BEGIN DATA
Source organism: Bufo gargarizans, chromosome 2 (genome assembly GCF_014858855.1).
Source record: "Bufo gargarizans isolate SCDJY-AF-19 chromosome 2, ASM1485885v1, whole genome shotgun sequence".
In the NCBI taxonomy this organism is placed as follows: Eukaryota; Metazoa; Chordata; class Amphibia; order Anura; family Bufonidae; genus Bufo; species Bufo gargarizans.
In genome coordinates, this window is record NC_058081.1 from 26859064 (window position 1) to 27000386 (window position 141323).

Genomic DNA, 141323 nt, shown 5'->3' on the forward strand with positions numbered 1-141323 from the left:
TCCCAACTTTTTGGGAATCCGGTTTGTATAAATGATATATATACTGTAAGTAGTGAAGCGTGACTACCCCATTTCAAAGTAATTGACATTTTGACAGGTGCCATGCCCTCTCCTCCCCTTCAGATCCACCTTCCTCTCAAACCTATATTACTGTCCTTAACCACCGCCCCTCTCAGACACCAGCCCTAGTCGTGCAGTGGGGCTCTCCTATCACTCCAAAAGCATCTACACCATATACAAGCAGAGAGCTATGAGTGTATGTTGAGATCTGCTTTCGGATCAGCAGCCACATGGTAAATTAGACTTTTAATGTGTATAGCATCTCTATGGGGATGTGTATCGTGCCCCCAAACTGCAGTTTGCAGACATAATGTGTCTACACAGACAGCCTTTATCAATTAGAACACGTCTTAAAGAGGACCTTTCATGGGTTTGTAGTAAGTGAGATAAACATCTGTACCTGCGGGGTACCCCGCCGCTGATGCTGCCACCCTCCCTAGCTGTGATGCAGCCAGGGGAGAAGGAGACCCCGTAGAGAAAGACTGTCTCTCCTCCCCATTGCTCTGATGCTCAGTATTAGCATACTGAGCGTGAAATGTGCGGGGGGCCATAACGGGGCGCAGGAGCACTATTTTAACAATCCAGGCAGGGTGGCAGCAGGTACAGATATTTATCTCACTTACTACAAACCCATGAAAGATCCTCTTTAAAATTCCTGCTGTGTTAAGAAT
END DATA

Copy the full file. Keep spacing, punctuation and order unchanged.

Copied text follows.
Source organism: Bufo gargarizans, chromosome 2 (genome assembly GCF_014858855.1).
Source record: "Bufo gargarizans isolate SCDJY-AF-19 chromosome 2, ASM1485885v1, whole genome shotgun sequence".
In the NCBI taxonomy this organism is placed as follows: Eukaryota; Metazoa; Chordata; class Amphibia; order Anura; family Bufonidae; genus Bufo; species Bufo gargarizans.
In genome coordinates, this window is record NC_058081.1 from 26859064 (window position 1) to 27000386 (window position 141323).

Genomic DNA, 141323 nt, shown 5'->3' on the forward strand with positions numbered 1-141323 from the left:
TCCCAACTTTTTGGGAATCCGGTTTGTATAAATGATATATATACTGTAAGTAGTGAAGCGTGACTACCCCATTTCAAAGTAATTGACATTTTGACAGGTGCCATGCCCTCTCCTCCCCTTCAGATCCACCTTCCTCTCAAACCTATATTACTGTCCTTAACCACCGCCCCTCTCAGACACCAGCCCTAGTCGTGCAGTGGGGCTCTCCTATCACTCCAAAAGCATCTACACCATATACAAGCAGAGAGCTATGAGTGTATGTTGAGATCTGCTTTCGGATCAGCAGCCACATGGTAAATTAGACTTTTAATGTGTATAGCATCTCTATGGGGATGTGTATCGTGCCCCCAAACTGCAGTTTGCAGACATAATGTGTCTACACAGACAGCCTTTATCAATTAGAACACGTCTTAAAGAGGACCTTTCATGGGTTTGTAGTAAGTGAGATAAACATCTGTACCTGCGGGGTACCCCGCCGCTGATGCTGCCACCCTCCCTAGCTGTGATGCAGCCAGGGGAGAAGGAGACCCCGTAGAGAAAGACTGTCTCTCCTCCCCATTGCTCTGATGCTCAGTATTAGCATACTGAGCGTGAAATGTGCGGGGGGCCATAACGGGGCGCAGGAGCACTATTTTAACAATCCAGGCAGGGTGGCAGCAGGTACAGATATTTATCTCACTTACTACAAACCCATGAAAGATCCTCTTTAAAATTCCTGCTGTGTTAAGAAT